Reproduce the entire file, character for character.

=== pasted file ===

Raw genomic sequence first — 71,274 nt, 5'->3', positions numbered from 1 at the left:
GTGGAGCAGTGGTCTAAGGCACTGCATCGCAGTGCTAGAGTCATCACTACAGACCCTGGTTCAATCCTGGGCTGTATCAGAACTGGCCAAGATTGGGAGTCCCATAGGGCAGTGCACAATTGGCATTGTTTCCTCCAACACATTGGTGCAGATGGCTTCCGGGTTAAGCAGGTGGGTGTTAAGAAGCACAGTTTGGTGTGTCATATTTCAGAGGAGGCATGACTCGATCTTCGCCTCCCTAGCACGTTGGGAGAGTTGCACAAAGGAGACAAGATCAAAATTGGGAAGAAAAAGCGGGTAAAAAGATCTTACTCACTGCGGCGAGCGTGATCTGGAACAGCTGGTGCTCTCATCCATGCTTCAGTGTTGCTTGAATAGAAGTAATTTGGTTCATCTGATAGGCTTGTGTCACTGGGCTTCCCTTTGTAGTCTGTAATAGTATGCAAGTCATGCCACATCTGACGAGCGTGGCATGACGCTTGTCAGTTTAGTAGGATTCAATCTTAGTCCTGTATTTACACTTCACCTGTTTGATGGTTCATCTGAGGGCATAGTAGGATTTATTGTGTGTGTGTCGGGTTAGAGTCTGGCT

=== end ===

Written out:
Raw genomic sequence first — 71,274 nt, 5'->3', positions numbered from 1 at the left:
GTGGAGCAGTGGTCTAAGGCACTGCATCGCAGTGCTAGAGTCATCACTACAGACCCTGGTTCAATCCTGGGCTGTATCAGAACTGGCCAAGATTGGGAGTCCCATAGGGCAGTGCACAATTGGCATTGTTTCCTCCAACACATTGGTGCAGATGGCTTCCGGGTTAAGCAGGTGGGTGTTAAGAAGCACAGTTTGGTGTGTCATATTTCAGAGGAGGCATGACTCGATCTTCGCCTCCCTAGCACGTTGGGAGAGTTGCACAAAGGAGACAAGATCAAAATTGGGAAGAAAAAGCGGGTAAAAAGATCTTACTCACTGCGGCGAGCGTGATCTGGAACAGCTGGTGCTCTCATCCATGCTTCAGTGTTGCTTGAATAGAAGTAATTTGGTTCATCTGATAGGCTTGTGTCACTGGGCTTCCCTTTGTAGTCTGTAATAGTATGCAAGTCATGCCACATCTGACGAGCGTGGCATGACGCTTGTCAGTTTAGTAGGATTCAATCTTAGTCCTGTATTTACACTTCACCTGTTTGATGGTTCATCTGAGGGCATAGTAGGATTTATTGTGTGTGTGTCGGGTTAGAGTCTGGCT